This page is about the districts around the famous long and busy shopping street Oxford Street in central London: Marylebone, Mayfair and Bloomsbury .Parts of these districts belong to the borough of Camden.


Marylebone is the name of the district just north of Oxford Street. Madame Tussaud's, Baker Street, Selfridges department store and the southern edge of Regents Park are in this area.

Selfridge´s. A famous department store with a facade with classical columns that is almost as luxorious as Harrods.
We just went through the ground floor.

Madame Tussauds's. This is the original of the famous wax cabinett with many wax dolls of celebrities as Tony Blair, George W Bush, Kofi Annan, Madonna, Arnold Schwarzenegger, queen Elizabeth and The Beatles. The interior is very luxorious with gold frames and huge crystal chandeliers and there is a ride in fictive London taxis through a landscape of wax dolls like Shakespeare. Even if it is rumoured to has painfullys long queues, we just had to wait for just about 20 minutes because we had already bought our tickets from the sightseeing bus, a tip from the Brazilian girl.

William Shakespeare seen from one of the fictive taxi cars. However, everyone agreed that Madame Tussaud's was a bit of a dissapointment. It was not so large as we thought, and the wax dolls didn't look so real.

The coolest part of the wax cabinnet, however, was the Chamber of Horrors (above), the dark place in the basement where we could see the serial killers and real actors where chasing the visitors and trying to scare them!

We also visited Baker Street, trying to find the house that the fictive detective Sherlock Holmes used to live in at 22 Baker Street. But an old man tried to explain to us that the have removed his house to Paddington and that they torn the house down to build Mark & Spencer, that later moved to another location on Oxford Street. And there was no sign on today's 22 Baker Street, probably to avoid tourists. But we found a Sherlock Holmes souvenirs shop and even a Beatles store. Bakers Street is a nice old fashioned street, that goes from Regents Park (that we visited for the first time earlier this day, see the park section) to Oxford Street.


Bloomsbury is the name of the district just north of New Oxford Street. British Museum and British Telecom Tower are located here.

Centre Point. The only skyscraper in this area. Just 117m tall and 35 floors, but looks much taller because of its location. It is built in 1967, but it also looks much newer than it is in my opinion. It could be seen from our hostel room.

Oxford Street. Unfortunately I don't think I have any picture that do Oxford Street justice. It is probably the most famous and busy street in the whole London. This is a street where you come to, sooner or later. One evening on Oxford Street, we where caught in a traffic jam with at least 30 buses in a line, that wasn't even moving. So the bus driver let the passengers get off the bus, so we could walk the rest. Oxford Street has more than 300 shops, among them HMV, the oldest record store in the world, Selfridges, JH Lewis, Debenham and Mark & Spencer's flagship stores.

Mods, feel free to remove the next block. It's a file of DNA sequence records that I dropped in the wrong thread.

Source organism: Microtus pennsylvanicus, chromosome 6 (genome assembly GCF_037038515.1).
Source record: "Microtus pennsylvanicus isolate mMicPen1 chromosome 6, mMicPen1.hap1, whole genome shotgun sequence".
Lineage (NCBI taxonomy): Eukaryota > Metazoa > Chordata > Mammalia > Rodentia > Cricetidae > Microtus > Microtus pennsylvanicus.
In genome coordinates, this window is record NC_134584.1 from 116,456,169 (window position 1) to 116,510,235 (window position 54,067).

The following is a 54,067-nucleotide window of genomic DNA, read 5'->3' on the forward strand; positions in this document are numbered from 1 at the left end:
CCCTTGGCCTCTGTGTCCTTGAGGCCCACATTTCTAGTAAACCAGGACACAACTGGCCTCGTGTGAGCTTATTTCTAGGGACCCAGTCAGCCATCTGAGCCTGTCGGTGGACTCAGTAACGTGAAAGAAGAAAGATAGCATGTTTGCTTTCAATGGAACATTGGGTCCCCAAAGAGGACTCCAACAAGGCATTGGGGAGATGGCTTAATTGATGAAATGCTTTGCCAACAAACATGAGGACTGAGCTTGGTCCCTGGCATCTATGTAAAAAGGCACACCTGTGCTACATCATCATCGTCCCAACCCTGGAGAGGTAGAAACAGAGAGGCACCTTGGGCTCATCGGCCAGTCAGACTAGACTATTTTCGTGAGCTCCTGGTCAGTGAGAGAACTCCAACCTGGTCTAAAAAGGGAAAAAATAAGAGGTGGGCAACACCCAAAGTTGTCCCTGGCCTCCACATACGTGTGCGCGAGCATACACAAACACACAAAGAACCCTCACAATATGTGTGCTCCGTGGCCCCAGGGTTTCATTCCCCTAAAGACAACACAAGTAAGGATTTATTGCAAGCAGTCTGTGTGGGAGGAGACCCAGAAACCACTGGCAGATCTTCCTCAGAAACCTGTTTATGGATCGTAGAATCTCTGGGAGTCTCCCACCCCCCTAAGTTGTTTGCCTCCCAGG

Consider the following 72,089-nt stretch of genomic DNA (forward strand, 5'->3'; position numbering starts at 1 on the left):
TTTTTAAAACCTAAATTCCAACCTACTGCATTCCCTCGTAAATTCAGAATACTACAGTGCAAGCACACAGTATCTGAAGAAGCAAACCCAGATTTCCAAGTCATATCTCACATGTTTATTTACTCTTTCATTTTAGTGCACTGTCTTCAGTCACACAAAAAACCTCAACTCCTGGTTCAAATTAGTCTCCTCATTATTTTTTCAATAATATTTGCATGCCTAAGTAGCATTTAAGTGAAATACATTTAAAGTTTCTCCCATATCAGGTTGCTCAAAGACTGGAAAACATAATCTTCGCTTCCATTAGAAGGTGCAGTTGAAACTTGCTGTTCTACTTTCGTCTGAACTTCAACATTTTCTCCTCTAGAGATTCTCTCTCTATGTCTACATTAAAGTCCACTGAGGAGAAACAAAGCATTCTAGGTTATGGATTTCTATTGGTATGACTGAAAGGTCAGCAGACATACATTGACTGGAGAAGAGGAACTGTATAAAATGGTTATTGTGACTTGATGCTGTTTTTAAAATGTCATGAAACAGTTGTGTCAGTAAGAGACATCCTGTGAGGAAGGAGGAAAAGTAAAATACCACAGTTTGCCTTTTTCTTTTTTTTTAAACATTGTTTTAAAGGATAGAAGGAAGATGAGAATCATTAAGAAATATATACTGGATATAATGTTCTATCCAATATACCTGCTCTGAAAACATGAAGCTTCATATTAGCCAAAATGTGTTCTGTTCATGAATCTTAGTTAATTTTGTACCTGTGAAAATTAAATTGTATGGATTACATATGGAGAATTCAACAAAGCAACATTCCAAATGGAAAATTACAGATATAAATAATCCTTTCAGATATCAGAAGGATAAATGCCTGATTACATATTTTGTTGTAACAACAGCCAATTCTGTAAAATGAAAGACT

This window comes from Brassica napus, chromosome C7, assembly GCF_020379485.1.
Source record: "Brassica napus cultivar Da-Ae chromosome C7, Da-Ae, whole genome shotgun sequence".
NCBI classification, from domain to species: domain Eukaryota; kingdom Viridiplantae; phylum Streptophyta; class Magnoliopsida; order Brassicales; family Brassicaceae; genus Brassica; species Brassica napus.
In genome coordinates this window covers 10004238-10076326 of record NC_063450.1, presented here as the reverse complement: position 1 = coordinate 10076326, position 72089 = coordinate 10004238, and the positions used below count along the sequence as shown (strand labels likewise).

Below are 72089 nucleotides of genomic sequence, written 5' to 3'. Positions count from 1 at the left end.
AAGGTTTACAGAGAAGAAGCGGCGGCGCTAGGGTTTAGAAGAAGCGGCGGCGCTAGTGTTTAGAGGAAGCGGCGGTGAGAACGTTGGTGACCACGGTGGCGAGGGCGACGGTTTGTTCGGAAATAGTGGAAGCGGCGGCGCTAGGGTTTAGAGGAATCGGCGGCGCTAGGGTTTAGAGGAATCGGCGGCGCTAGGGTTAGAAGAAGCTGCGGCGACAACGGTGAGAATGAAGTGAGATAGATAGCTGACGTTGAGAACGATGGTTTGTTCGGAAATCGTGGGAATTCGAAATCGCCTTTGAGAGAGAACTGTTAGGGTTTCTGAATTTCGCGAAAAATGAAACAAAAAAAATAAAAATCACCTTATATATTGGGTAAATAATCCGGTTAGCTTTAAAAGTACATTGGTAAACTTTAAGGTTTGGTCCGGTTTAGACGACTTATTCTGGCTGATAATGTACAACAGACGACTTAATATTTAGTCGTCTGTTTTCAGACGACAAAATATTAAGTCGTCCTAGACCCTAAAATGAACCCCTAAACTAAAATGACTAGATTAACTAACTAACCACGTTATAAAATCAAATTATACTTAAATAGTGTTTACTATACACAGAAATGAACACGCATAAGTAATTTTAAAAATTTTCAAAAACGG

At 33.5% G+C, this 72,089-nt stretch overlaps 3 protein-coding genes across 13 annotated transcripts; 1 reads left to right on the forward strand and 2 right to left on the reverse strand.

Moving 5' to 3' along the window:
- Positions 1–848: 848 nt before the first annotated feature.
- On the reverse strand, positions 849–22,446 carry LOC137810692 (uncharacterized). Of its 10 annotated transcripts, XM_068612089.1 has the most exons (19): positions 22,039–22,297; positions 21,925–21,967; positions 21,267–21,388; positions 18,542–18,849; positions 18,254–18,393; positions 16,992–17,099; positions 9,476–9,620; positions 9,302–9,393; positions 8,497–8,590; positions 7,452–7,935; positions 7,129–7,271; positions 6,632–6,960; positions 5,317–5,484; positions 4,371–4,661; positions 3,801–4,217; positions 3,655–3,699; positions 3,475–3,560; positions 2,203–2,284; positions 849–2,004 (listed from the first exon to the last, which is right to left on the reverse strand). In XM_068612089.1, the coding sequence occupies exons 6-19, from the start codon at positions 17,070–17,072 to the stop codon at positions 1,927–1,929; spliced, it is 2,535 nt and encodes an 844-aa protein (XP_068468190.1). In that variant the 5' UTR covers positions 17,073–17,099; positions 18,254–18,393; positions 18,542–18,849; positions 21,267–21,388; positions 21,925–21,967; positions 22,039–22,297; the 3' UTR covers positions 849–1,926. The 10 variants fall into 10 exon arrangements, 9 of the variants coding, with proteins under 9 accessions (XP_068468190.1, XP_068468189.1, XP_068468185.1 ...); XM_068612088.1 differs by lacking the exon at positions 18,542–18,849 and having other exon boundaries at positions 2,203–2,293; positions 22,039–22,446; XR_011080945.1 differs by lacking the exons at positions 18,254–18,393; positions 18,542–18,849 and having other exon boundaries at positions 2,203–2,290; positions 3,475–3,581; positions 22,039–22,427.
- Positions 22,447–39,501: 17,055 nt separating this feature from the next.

Oxford Circus is not only the busy intersection of Oxford Street, it is also the border of Marylebone, Mayfair, Bloomsbury and Soho.

Euston Tower. On our way to find BT Tower, surprisingly enough we found this skyscraper from 1970 instead first, that is 124m tall and has 36 floors. It is the borough of Camden's tallest office building.

Tottenham Court Road is the name of the road that leads to BT Tower and Euston Tower.

Before we managed to find BT tower, we just saw the reflections of the tower in this glass buildings, but couldn't see the tower in reality!

British Telecom Tower. At 191m, this famous telecom tower from 1964 is London's 4th tallest structure.

There used to be a revolving restaurant on the top that was open to public until 1980, 5 years after it was bombed by IRA.

Standing in the middle in a lowrise residential district, I tried to find the base of the floor to see how tall it is, but it turned out that was impossible, because it stands in the middle of the courtyard of British Telecom's locked headquarters. That also explains why the tower was so hard to find.

On the way home we found the house of the rising sun.

British Museum. Considering that the entrance is free, and that everything comes from the real world, this museum is by far more worth to visit than Madame Tussauds. The museum is very large and has departments from different parts of the world. It is London's 2nd most visited attraction. The first part of the museum, Montagu House, was completed in 1676.

The classical architecture of the museum is also very interesting. The cool thing is that for the millennium (year 2000) they built an enormous glass roof designed by Norman Foster over the old buildings, creating a huge courtyard, called the Great Court.

The library inside the dome, in the middle of the courtyard below the huge glass roof.

The Greek/Roman division.

The Egyptian division.

The Rosetta Stone, the key to the understanding of the hieroglyphs.

The Asian divison with Buddha statues and carpets.

This tall totem pole stands in the middle of this stairway hall.


Mayfair is the name of the district just south of the west part of Oxford Street.

Marble Arch. Originally built as the grand entrance of Buckingham Palace, it has been removed to the northeastern entrance of Hyde Park in a very trafficated

intersection. This is also the beginning of the Mayfair district.